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New York Data Centers Tax Exempt?

  • Dec 26, 2012 | Gail Cole

The New York Department of Taxation has issued an Advisory Opinion regarding the taxability of an Internet data center. Advisory Opinions are "[b]ased on the law, regulations, and Department policies in effect" when the Opinion is issued. They do "not cover every situation… ." That said, they can be quite instructive.

TSB-A-12(30)S regards a Petitioner who "owns a condominium interest … and plans to develop the property exclusively for use as an Internet data center facility. The facility would be highly secure and include a "powered shell" space, a "turn-key" data center for tenants, a "carrier equipment room," and a "meet me room" space. Upon completion, the Petitioner would "operate and manage the data center facility as well as the carrier space and network."

Relevant New York Tax Law "imposes sales tax on the receipts from every retail sale of tangible personal property, except as other wise provided." (1105(a)).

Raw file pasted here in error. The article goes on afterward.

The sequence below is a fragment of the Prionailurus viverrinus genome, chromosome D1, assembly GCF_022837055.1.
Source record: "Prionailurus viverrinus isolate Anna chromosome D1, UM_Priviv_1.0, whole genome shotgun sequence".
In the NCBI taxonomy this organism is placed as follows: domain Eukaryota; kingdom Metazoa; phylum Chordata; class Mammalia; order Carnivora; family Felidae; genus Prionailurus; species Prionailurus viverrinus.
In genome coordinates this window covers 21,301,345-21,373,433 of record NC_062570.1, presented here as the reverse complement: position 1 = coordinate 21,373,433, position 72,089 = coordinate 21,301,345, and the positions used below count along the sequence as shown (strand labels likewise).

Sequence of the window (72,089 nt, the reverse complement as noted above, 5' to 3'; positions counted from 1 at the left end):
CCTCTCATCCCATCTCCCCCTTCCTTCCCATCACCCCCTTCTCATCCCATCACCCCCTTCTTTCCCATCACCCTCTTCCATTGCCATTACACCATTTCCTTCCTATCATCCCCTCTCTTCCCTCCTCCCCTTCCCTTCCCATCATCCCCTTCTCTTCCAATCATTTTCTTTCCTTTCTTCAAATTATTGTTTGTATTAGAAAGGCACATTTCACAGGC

However, New York Tax Law exempts from tax:

"Machinery, equipment and other tangible personal property specified herein, sold to a person operating an internet data center located in this state for use in such a center, where such property: (a) will be located or installed in a facility or structure which is an internet data center and (b) is required for and directly related to the provision of internet website services for sale by the operator of the center." (New York Tax Law 1115(a)(37)(i)).

That Tax Law goes on to define the operator of an Internet data center to be a person:

"(a) operating a facility which consists of a data center specifically designed and constructed to provide a high security environment for the location of servers and similar equipment on which reside internet websites; and

(b) providing at such facility the internet website services of: (i) uninterrupted internet access to its customers web pages in a secure environment and (ii) continuous internet traffic management for its customers' web pages."

Both Petitioner and facility meet all of the above requirements, therefore the "Petitioner is entitled to claim the sales and use tax exemption found in Tax Law Section 1115(a)(37)."

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Gail Cole
Avalara Author
Gail Cole
Gail Cole
Avalara Author Gail Cole
Gail began researching and writing about sales tax in 2012 and has been fascinated with it ever since. She has a penchant for uncovering unusual tax facts, and endeavors to make complex sales tax laws more digestible for both experts and laypeople.